A Lesson From My Brother Chneux: How To Talk About Yourself When No One Else Will

Jose Vilson Jose, Writing

James Vilson

Vilsons are supposed to brag.

Aside from the lasciviousness (which is how we ended up with so many siblings on my father’s side to begin with), the Vilsons are often considered to have an unusually high swagger and a disregard for life’s rules without surpassing the boundaries of “cool.” They’re not prone to jumping out of airplanes, but they’ll certainly race down a Miami highway at 100MPH and slow up just before they know where the local police hide with their radar guns. We’re a crazy lot, and certainly offspring of our father, whose charisma and grave-tinged voice still charms far too many people.

I was probably the last of the Vilson siblings to get any of these exalted characteristics. That is, until I met the eldest of us: James.

I probably shouldn’t do this to him because he just became a naturalized US citizen not too long ago (and damn proud of it), he’s actually got a great job with a great apartment, a nice car, family who actually cares about him, and he just celebrated another birthday recently. So when I tell you that his most recent theme song is Kanye West’s “Runaway” with an emphasis on “… let’s have a toast for the assholes …” please believe he intends for all of us to raise our glasses to him.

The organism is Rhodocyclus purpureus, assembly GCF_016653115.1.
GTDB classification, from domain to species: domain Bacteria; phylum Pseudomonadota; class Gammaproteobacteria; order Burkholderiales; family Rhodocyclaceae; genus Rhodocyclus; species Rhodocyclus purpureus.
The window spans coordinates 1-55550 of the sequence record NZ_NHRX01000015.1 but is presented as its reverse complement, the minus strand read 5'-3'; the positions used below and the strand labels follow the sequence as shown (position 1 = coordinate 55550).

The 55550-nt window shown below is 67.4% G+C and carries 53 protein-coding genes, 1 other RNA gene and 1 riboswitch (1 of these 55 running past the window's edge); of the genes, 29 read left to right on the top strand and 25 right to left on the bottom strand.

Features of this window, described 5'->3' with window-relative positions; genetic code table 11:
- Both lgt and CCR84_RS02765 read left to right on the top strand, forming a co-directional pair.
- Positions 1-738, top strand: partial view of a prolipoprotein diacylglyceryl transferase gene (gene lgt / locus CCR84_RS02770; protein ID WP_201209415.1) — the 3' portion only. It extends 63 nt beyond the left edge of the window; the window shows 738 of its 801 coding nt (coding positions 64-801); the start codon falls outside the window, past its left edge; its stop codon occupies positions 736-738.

As such, he’s probably taught me one of the most important lessons I’ve ever learned: if you don’t promote yourself, who will?

After he told me, it haunted me. Do I get a .com? Do I enter into the intense debates that mattered to me most under my name? How do I escape my past egos (and ids for that matter)? How do I evolve? What am I even doing? Who do I think I am? OK, maybe not that much, but you get the drift. Whereas before, I was anywhere from dabbling in confidence to drowning in braggadocio, lessons like his made put much of what I did then (and do now) into proper perspective.

There is no greater tragedy than the person whose talent is wasted on their own ideas of humility and self-preservation. The greatest disservice a writer can do for themselves is say that their stuff isn’t good enough to express their emotions, even when at their best, they can do it better than they possibly imagined. The worst concept a teacher blogger can have is to think that they have to sound exactly like the more successful teacher bloggers to be successful like those teacher bloggers. The most negative aspect of anyone who has a great idea to promote is thinking that the idea doesn’t require the person to be as bold about the idea as them for that idea to grow.

The best possible thing for any of these entities is simple: confidence. Bull-headed, forthright, disgusting amounts of confidence mixed with equal parts hard work and dedication. If you have a goal, go for it. Have a strategy, but go for it as hard as possible, never once doubting your steps. If you fail and you made it out alive, you’ve won. Speak up, because if no one else is talking about you yet, no one will know what you’re talking about. Or even if you’re talking.

You don’t have to be a jerk, a hater, or an asshole about it, though in our different settings, that’s a Vilson quality we revel in as well. But if you ever get that one great e-mail, that one awesome comment, that one dap on the street, or that hug just because of that one thing you said that stuck out above the rest, then you’ve done a great job.

Here’s a toast to you.

Jose, who totally didn’t get his brother’s permission to do this. Total Vilson.